Bryan Kirschen is working to revitalize the Judeo-Spanish tongue that was exiled long ago from the Mediterranean
Ladino, the common name contemporarily used for Judeo-Spanish of the former Ottoman Empire, is the language that was developed by the Sephardic Jews upon being expelled from Spain in 1492. The language of the Sephardim while in the Iberian Peninsula is said to be similar to co-regionalists, with lexical differences and of course the medieval pronunciation used by all at that time. There was certainly a Hebrew/Aramaic element in their speech already at that point, often connected to liturgical or religious practice or belief. The majority of the Sephardim migrated into the Ottoman Empire and, depending on the location, incorporated linguistic elements into their vernacular, including Turkish, Greek, Serbo-Croatian, French, Italian, and Arabic. The Judeo-Spanish dialect of Morocco developed into a distinct vernacular, called Haketia. The first Sephardim are said to have arrived in North America as of 1654, when a group of 23 Jews from Recife, Brazil landed in what was then New Amsterdam.
Ladino is classified by UNESCO as a highly endangered language, due to the fact that most native speakers are in the grandparent generation or older and the language is no longer being passed on to younger generations. The youngest native speakers, of which there are very few, are in their forties. While there are some estimates of the numbers of speakers today, they are based on research from over 25 years ago, and for this reason it is hard to say how many speakers there are today. What is certain, however, is that speakers today represent a variety of Judeo-Spanish dialects and proficiencies. In the U.S., the largest Sephardic populations are found in New York City (1), Los Angeles (2), and Seattle (3), with other cities throughout the country as well.
ucLADINO is a student organization which received university recognition from UCLA in the fall of 2011. Its main goal is to offer students not only the opportunity to learn about the Ladino language and Sephardic culture but also to speak the language. This is the only student group in the U.S. that is active in the preservation and revitalization of this language. Ladino, however, is offered at elementary levels at both Tufts University and the University of Pennsylvania. ucLADINO offers weekly workshops (beginner and intermediate levels) to undergraduate and graduate students interested in the language. ucLADINO often hosts guest speakers to discuss Sephardic culture or speak in the Ladino language. It has also held language-apprentice workshops, where students were able to echar lashon (converse) with Ladino-speaking Los Angeles residents. Last year saw the first Graduate Student Judeo-Spanish Symposium, featuring two keynote speakers who are among the most active and respected speakers in the realm of Judeo-Spanish today, with one representing Djudesmo (Turkish and Greek dialect) and the other representing Haketia (Moroccan dialect).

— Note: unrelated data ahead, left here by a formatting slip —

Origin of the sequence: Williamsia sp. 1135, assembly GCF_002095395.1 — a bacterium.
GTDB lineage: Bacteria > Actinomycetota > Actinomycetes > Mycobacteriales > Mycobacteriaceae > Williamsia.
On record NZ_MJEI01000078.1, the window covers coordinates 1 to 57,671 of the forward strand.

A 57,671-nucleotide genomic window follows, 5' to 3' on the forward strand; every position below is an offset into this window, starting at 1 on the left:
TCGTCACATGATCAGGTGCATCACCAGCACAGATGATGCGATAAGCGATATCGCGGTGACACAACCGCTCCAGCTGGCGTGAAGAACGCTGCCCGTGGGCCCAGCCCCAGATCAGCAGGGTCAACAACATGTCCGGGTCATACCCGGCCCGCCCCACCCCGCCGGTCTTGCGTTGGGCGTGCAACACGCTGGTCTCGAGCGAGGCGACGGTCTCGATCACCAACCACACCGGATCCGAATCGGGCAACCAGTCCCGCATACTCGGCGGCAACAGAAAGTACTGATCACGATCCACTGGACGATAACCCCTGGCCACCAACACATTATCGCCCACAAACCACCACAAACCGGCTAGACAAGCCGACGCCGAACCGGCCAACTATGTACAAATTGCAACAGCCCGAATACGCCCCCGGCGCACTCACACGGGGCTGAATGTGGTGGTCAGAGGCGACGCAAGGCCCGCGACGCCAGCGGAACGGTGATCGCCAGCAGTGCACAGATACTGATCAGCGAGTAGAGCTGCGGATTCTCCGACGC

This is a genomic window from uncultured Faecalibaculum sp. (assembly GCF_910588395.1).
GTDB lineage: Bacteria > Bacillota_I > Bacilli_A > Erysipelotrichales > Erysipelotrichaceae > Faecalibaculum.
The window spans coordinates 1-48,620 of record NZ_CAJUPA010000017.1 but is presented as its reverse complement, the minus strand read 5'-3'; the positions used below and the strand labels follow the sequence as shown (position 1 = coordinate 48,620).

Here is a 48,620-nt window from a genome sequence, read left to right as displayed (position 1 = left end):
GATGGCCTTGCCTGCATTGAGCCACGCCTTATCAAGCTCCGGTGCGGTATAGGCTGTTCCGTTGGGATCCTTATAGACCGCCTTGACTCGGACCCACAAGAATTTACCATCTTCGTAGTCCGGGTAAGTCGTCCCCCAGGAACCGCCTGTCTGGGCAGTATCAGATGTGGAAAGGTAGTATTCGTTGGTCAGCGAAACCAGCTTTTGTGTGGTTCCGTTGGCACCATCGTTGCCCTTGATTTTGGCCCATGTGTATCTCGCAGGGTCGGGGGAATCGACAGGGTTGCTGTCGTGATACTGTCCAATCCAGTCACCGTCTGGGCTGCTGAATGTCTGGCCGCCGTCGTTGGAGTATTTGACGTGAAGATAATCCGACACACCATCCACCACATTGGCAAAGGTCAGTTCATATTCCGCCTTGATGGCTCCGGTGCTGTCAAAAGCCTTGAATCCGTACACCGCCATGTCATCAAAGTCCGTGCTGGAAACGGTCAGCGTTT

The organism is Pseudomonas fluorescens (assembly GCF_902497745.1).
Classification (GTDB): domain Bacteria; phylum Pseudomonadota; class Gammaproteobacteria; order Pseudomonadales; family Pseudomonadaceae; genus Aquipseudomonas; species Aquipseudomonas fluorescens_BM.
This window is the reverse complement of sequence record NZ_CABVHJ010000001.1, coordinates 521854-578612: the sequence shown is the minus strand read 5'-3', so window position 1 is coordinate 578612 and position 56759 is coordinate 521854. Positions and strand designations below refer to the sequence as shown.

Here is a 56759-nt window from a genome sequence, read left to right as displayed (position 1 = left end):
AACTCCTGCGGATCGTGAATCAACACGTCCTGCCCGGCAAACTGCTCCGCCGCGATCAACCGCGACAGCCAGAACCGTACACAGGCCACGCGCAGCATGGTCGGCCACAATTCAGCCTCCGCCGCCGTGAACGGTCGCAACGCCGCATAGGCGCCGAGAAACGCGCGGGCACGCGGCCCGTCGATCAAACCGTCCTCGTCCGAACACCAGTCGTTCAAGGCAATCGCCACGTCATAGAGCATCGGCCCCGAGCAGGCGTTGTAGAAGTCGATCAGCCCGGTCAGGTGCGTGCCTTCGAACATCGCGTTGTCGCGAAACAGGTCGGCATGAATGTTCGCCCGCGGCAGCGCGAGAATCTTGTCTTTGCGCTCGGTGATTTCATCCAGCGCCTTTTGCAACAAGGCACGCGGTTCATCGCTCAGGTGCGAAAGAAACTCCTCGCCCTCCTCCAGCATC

Due to the success of last year’s symposium, the Second Judeo-Spanish Symposium: Survival in the Diaspora was held last month at UCLA. The keynote speakers were Marcelo Benveniste, founder of eSefarad, an online Sephardic weekly newspaper detailing events worldwide; Liliana Benveniste, co-founder of eSefarad and also one of the world’s most famous Ladino-singing composers and artists; and Solly Levy, the only contemporary author of novels written in Haketia. The symposium also offered three workshops from experts in the Rashi and Solitreo alphabets for those interested in learning how to “decode” the alphabets that the Sephardim used for centuries before switching to the Latin-based alphabet. For more on Ladino or ucLADINO, see http://ucla.orgsync.com/org/ladino/home.
Bryan Kirschen is a graduate student in the Spanish and Portuguese department at UCLA focusing on Hispanic linguistics and co-founder of ucLADINO. His current research deals with language ideologies of the Judeo-Spanish-speaking Sephardim and language shift due to English, Spanish, and Yiddish contact in the U.S., as well as comparative studies between Haketia and Djudezmo.